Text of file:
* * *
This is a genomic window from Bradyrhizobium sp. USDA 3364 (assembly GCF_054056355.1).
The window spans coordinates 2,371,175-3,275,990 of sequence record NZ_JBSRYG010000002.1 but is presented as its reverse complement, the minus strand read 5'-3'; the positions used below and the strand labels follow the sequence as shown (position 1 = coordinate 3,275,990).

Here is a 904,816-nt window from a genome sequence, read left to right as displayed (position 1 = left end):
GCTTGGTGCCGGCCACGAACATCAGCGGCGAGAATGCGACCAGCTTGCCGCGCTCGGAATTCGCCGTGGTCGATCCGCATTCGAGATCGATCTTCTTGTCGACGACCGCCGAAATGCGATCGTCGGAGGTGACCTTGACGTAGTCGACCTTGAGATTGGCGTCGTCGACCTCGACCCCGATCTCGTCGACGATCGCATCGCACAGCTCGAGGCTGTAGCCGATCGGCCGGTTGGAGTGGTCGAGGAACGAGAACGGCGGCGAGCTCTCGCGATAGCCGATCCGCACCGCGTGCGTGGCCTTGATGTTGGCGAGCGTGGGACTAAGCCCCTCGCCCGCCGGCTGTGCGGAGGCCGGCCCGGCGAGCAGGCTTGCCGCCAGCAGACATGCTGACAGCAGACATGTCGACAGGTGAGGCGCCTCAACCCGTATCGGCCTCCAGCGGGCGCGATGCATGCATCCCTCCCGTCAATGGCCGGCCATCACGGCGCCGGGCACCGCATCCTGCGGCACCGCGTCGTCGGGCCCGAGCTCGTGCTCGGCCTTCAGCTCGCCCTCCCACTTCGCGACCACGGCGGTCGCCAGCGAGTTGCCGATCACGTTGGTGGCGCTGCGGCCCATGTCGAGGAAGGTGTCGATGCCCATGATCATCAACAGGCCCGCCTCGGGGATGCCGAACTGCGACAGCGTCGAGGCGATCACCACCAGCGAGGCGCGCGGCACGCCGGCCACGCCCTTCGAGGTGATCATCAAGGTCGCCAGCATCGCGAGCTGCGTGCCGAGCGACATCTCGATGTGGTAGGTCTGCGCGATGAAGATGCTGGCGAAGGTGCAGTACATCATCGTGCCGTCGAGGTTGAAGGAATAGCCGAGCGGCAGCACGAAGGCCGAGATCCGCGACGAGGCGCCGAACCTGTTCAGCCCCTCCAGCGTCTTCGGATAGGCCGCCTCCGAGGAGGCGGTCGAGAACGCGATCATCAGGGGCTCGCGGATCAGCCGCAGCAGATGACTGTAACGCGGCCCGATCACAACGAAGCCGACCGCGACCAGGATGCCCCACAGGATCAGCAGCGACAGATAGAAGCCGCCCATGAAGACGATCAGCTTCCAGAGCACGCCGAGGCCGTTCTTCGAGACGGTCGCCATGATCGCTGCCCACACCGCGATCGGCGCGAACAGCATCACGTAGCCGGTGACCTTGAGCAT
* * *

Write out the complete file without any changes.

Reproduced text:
This is a genomic window from Bradyrhizobium sp. USDA 3364 (assembly GCF_054056355.1).
The window spans coordinates 2,371,175-3,275,990 of sequence record NZ_JBSRYG010000002.1 but is presented as its reverse complement, the minus strand read 5'-3'; the positions used below and the strand labels follow the sequence as shown (position 1 = coordinate 3,275,990).

Here is a 904,816-nt window from a genome sequence, read left to right as displayed (position 1 = left end):
GCTTGGTGCCGGCCACGAACATCAGCGGCGAGAATGCGACCAGCTTGCCGCGCTCGGAATTCGCCGTGGTCGATCCGCATTCGAGATCGATCTTCTTGTCGACGACCGCCGAAATGCGATCGTCGGAGGTGACCTTGACGTAGTCGACCTTGAGATTGGCGTCGTCGACCTCGACCCCGATCTCGTCGACGATCGCATCGCACAGCTCGAGGCTGTAGCCGATCGGCCGGTTGGAGTGGTCGAGGAACGAGAACGGCGGCGAGCTCTCGCGATAGCCGATCCGCACCGCGTGCGTGGCCTTGATGTTGGCGAGCGTGGGACTAAGCCCCTCGCCCGCCGGCTGTGCGGAGGCCGGCCCGGCGAGCAGGCTTGCCGCCAGCAGACATGCTGACAGCAGACATGTCGACAGGTGAGGCGCCTCAACCCGTATCGGCCTCCAGCGGGCGCGATGCATGCATCCCTCCCGTCAATGGCCGGCCATCACGGCGCCGGGCACCGCATCCTGCGGCACCGCGTCGTCGGGCCCGAGCTCGTGCTCGGCCTTCAGCTCGCCCTCCCACTTCGCGACCACGGCGGTCGCCAGCGAGTTGCCGATCACGTTGGTGGCGCTGCGGCCCATGTCGAGGAAGGTGTCGATGCCCATGATCATCAACAGGCCCGCCTCGGGGATGCCGAACTGCGACAGCGTCGAGGCGATCACCACCAGCGAGGCGCGCGGCACGCCGGCCACGCCCTTCGAGGTGATCATCAAGGTCGCCAGCATCGCGAGCTGCGTGCCGAGCGACATCTCGATGTGGTAGGTCTGCGCGATGAAGATGCTGGCGAAGGTGCAGTACATCATCGTGCCGTCGAGGTTGAAGGAATAGCCGAGCGGCAGCACGAAGGCCGAGATCCGCGACGAGGCGCCGAACCTGTTCAGCCCCTCCAGCGTCTTCGGATAGGCCGCCTCCGAGGAGGCGGTCGAGAACGCGATCATCAGGGGCTCGCGGATCAGCCGCAGCAGATGACTGTAACGCGGCCCGATCACAACGAAGCCGACCGCGACCAGGATGCCCCACAGGATCAGCAGCGACAGATAGAAGCCGCCCATGAAGACGATCAGCTTCCAGAGCACGCCGAGGCCGTTCTTCGAGACGGTCGCCATGATCGCTGCCCACACCGCGATCGGCGCGAACAGCATCACGTAGCCGGTGACCTTGAGCAT